Thus, in this aspect of the invention, a biological sample may be treated with nitrocellulose, or other solid support that is capable of immobilizing cells, cell particles or soluble proteins. The support may then be washed with suitable buffers followed by treatment with the detectably labeled axonally-derived protein-specific antibody. The solid phase support may then be washed with the buffer a second time to remove unbound antibody. The amount of bound label on said solid support may then be detected by conventional means.

By "solid phase support" is intended any support capable of binding antigen or antibodies. Well-known supports, or carriers, include glass, polystyrene, polypropylene, polyethylene, dextran, nylon, amylases, natural and modified celluloses, polyacrylamides, agaroses, and magnetite. The nature of the carrier can be either soluble to some extent or insoluble for the purposes of the present invention. The support material may have virtually any possible structural configuration so long as the coupled molecule is capable of binding to an antigen or antibody. Thus, the support configuration may be spherical, as in a bead, or cylindrical, as in the inside surface of a test tube, or the external surface of a rod. Alternatively, the surface may be flat such as a sheet, test strip, etc. Preferred supports include polystyrene beads. Those skilled in the art will note many other suitable carriers for binding monoclonal antibody or antigen, or will be able to ascertain the same by use of routine experimentation.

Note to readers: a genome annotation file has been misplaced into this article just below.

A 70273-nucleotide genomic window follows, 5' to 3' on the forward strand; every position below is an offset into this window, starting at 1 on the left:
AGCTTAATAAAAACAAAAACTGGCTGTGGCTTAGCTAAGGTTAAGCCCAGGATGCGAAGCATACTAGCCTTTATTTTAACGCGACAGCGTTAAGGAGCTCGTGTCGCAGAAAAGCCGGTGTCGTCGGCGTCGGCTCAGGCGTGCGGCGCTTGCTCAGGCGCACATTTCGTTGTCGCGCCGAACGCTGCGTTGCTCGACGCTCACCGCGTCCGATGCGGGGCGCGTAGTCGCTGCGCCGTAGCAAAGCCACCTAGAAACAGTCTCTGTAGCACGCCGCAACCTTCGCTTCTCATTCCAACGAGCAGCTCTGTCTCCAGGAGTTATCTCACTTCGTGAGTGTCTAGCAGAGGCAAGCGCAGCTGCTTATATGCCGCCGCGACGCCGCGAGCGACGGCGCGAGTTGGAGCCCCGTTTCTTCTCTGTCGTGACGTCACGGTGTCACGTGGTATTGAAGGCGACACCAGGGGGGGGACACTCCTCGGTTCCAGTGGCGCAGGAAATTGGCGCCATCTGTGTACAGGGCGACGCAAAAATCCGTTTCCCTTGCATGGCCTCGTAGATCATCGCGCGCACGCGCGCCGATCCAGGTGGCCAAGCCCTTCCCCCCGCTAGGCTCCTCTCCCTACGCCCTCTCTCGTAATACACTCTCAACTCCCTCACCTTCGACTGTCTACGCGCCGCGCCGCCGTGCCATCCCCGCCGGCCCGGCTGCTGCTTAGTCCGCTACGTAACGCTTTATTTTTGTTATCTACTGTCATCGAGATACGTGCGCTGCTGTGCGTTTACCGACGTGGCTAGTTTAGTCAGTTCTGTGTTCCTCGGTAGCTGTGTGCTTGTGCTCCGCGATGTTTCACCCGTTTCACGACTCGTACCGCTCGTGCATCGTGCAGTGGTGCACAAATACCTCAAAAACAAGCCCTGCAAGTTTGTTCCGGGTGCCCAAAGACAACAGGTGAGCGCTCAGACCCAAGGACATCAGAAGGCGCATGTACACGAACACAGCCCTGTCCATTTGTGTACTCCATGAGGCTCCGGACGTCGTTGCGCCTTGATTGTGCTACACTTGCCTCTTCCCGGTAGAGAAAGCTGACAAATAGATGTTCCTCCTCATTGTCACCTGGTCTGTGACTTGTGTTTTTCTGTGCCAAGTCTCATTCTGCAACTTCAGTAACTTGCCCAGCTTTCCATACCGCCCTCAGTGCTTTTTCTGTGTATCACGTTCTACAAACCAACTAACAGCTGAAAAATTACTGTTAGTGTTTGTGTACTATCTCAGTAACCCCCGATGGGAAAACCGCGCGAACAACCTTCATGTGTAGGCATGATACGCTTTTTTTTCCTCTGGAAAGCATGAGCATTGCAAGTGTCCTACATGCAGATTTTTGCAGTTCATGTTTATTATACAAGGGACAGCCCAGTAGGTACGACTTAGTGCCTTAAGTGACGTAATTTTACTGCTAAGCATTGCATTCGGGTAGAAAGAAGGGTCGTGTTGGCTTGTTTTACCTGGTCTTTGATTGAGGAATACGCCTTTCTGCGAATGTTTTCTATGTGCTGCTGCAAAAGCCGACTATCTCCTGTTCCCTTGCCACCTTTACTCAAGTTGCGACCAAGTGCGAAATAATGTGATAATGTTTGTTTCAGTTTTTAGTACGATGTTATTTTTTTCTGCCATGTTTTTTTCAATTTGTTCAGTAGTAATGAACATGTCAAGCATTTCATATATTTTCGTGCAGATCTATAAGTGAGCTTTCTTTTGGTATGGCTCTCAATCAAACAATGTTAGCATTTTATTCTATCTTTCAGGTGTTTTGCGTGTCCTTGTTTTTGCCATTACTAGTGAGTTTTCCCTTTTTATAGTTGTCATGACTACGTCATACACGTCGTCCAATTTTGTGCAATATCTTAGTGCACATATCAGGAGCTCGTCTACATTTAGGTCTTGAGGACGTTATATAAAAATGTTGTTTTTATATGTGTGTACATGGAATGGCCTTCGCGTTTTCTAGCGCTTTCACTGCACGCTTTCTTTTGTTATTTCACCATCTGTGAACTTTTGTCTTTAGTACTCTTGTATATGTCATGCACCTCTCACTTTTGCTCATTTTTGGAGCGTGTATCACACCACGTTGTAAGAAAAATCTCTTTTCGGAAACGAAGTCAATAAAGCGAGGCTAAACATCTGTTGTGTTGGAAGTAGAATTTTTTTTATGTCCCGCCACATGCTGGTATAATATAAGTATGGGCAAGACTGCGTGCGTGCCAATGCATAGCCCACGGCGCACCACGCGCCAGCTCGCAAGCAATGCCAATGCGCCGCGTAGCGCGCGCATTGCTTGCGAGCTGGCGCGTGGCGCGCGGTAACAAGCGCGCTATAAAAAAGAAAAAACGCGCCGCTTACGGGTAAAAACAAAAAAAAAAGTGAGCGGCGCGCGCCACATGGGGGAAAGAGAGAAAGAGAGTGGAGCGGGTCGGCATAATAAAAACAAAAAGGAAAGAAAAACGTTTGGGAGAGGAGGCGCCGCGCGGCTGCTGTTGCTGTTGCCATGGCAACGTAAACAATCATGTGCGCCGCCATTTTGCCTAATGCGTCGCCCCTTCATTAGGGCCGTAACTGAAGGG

One embodiment for carrying out the diagnostic assay of the present invention on a biological sample containing an axonally-derived protein, comprises:

(a) contacting a detectably labeled axonally-derived protein-specific antibody with a solid support to effect immobilization of said axonally-derived protein-specific antibody or a fragment thereof;

(b) contacting a sample suspected of containing an axonally-derived protein with said solid support;

(c) incubating said detectably labeled axonally-derived protein-specific antibody with said support for a time sufficient to allow the immobilized axonally-derived protein-specific antibody to bind to the axonally-derived protein;

(d) separating the solid phase support from the incubation mixture obtained in step (c); and

(e) detecting the bound label and thereby detecting and quantifying axonally-derived protein.

Alternatively, labeled axonally-derived protein-specific antibody/axonally-derived protein complexes in a sample may be separated from a reaction mixture by contacting the complex with an immobilized antibody or protein which is specific for an immunoglobulin, e.g., Staphylococcus protein A, Staphylococcus protein G, anti-IgM or anti-IgG antibodies. Such anti-immunoglobulin antibodies may be polyclonal, but are preferably monoclonal. The solid support may then be washed with a suitable buffer to give an immobilized axonally-derived protein/labeled axonally-derived protein-specific antibody complex. The label may then be detected to give a measure of an axonally-derived protein.

This aspect of the invention relates to a method for detecting an axonally-derived protein or a fragment thereof in a sample comprising: